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Robotic total knee replacement improves outcomes but costs more

Findings from UT Southwestern study could help doctors, patients decide between conventional and robotic procedures

Robotic equipment in total knee replacement surgeries
A study led by Senthil Sambandam, M.D., found that using robotic equipment in total knee replacement surgeries often costs more but may result in better outcomes for some patients.

DALLAS – May 07, 2024 – Total knee replacements performed with the help of a surgical robot have better outcomes on average than similar surgeries performed manually but can cost significantly more, a new study by UT Southwestern Medical Center researchers shows. The findings, published in Archives of Orthopaedic and Trauma Surgery, could help doctors and patients make more educated decisions on which option is best for each circumstance.

“As the population continues to age, there will be a greater demand for safe and effective total knee replacement surgery, also known as total knee arthroscopy. This study advances the field by outlining differences between these two procedures,” said study leader Senthil Sambandam, M.D., Assistant Professor of Orthopaedic Surgery at UT Southwestern.

Senthil Sambandam, M.D.
Senthil Sambandam, M.D., is Assistant Professor of Orthopaedic Surgery at UT Southwestern.

Total knee arthroplasty (TKA), in which the weight-bearing portions of the knee are completely replaced with prosthetic components, has become increasingly common over the past several decades to treat knee degeneration and relieve pain and disability. Most TKAs are conventional, meaning that surgeons perform them by hand, judging how much bone to remove based on their training and expertise. A growing number of these surgeries are performed using surgical robots that rely on preoperative imaging or finding anatomical landmarks during surgery to determine where to cut. Using the robot theoretically improves accuracy and safety over conventional techniques; however, some studies have suggested that these improvements are minimal or nonexistent in practice and may not justify the higher cost.

To accurately compare the two approaches, Dr. Sambandam and his colleagues gathered data from the National Inpatient Sample, a publicly available database that contains information from about 7 million hospital stays each year from across the country. Using diagnostic codes, the researchers identified 541,122 patients who received conventional TKAs and 17,249 who received robotic TKAs between 2016 and 2019. They also collected information related to these procedures, such as the length of hospital stays, complications, costs, and patients’ demographic information.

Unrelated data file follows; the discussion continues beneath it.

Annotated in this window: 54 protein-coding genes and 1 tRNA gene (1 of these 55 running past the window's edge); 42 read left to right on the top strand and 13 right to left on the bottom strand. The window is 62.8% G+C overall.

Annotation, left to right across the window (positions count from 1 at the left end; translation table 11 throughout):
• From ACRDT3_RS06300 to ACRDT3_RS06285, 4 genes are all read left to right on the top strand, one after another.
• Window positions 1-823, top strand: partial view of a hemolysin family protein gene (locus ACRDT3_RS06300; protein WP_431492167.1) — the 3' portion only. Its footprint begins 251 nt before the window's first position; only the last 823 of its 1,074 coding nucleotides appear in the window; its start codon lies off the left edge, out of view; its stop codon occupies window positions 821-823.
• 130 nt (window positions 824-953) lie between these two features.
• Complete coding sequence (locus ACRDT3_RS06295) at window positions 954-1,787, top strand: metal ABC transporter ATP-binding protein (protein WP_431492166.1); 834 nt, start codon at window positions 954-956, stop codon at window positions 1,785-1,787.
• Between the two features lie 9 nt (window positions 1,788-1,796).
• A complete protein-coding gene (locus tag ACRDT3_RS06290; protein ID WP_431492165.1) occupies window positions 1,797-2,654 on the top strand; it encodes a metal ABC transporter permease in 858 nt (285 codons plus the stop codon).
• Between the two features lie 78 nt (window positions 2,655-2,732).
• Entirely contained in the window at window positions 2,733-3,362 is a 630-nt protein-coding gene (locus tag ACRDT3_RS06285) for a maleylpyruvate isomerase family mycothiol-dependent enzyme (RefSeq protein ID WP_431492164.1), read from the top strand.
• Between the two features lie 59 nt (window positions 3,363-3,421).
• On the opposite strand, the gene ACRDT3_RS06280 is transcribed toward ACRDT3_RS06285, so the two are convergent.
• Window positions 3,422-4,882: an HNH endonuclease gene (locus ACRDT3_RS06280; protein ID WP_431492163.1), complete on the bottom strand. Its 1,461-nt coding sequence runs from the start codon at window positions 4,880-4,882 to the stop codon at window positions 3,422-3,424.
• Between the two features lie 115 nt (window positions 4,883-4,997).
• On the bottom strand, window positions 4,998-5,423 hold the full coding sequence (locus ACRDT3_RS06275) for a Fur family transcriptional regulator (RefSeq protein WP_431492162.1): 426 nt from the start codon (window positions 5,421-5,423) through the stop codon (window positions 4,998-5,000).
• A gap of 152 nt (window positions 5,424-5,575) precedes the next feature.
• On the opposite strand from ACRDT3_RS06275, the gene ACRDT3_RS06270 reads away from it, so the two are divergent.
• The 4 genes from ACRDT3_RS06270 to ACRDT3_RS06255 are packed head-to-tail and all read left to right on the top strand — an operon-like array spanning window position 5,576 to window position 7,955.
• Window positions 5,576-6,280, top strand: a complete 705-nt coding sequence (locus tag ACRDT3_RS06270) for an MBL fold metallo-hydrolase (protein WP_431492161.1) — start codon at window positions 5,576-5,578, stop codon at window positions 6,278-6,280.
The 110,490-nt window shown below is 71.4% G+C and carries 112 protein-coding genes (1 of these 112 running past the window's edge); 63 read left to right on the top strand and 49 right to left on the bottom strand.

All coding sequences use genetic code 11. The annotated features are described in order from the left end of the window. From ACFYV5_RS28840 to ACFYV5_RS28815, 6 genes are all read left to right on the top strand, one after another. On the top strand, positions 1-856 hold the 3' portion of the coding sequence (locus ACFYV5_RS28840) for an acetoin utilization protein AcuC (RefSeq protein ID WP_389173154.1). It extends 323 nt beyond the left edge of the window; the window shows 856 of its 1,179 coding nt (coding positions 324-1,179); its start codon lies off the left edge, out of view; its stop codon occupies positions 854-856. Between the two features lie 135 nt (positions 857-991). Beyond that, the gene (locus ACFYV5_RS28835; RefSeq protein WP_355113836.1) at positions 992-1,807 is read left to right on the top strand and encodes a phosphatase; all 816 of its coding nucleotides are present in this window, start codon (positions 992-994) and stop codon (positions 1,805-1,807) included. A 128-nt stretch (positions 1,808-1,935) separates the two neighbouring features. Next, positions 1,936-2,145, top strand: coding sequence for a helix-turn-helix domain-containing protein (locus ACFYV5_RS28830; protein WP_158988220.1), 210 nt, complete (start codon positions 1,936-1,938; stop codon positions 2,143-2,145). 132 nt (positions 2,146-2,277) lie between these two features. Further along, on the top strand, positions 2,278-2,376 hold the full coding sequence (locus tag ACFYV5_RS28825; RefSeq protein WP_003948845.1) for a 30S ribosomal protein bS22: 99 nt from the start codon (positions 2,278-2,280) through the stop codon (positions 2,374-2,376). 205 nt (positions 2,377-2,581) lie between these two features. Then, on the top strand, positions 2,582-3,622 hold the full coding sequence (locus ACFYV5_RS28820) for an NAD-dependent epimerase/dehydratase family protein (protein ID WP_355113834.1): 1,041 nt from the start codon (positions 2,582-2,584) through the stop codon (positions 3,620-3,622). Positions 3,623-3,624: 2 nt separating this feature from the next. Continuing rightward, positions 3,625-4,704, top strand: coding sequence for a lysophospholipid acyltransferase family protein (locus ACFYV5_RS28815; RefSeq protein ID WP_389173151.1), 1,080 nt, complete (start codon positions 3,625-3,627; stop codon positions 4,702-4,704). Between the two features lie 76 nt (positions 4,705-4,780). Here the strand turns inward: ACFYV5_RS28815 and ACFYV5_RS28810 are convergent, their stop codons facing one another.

Comparing the data, researchers found that patients who underwent robotic TKA had hospital stays that were nearly a half day shorter. They were also significantly less likely to have a host of complications such as infections, excessive blood loss, and fractures, dislocations, or mechanical complications of their prosthetic. However, the robotic TKAs cost an average of about $2,400 more than conventional TKAs.

Most of these findings held true when the researchers made comparisons based on factors such as age, sex, race, tobacco use, diabetes, and obesity. However, in this analysis, the cost of robotic TKA was as much as $15,000 more in some comparisons.

The researchers noted that the higher cost of robotic TKA comes from the increased expense of disposable equipment necessary to perform the procedure and the acquisition of robotic equipment, which typically costs millions of dollars. However, Dr. Sambandam said robotic TKA may be a more cost-effective option in high-volume hospitals, where savings from reduced complications can help offset the higher costs. Together, he said, the results from this study can help doctors and patients discuss the pros and cons of both procedures and decide which option is best for each patient.

Other UTSW researchers who contributed to this study are first author and medical student Vikram A. Aggarwal and Orthopaedic Surgery resident Joshua Sun, M.D.

About UT Southwestern Medical Center  

UT Southwestern, one of the nation’s premier academic medical centers, integrates pioneering biomedical research with exceptional clinical care and education. The institution’s faculty members have received six Nobel Prizes and include 25 members of the National Academy of Sciences, 21 members of the National Academy of Medicine, and 13 Howard Hughes Medical Institute Investigators. The full-time faculty of more than 3,100 is responsible for groundbreaking medical advances and is committed to translating science-driven research quickly to new clinical treatments. UT Southwestern physicians provide care in more than 80 specialties to more than 120,000 hospitalized patients, more than 360,000 emergency room cases, and oversee nearly 5 million outpatient visits a year.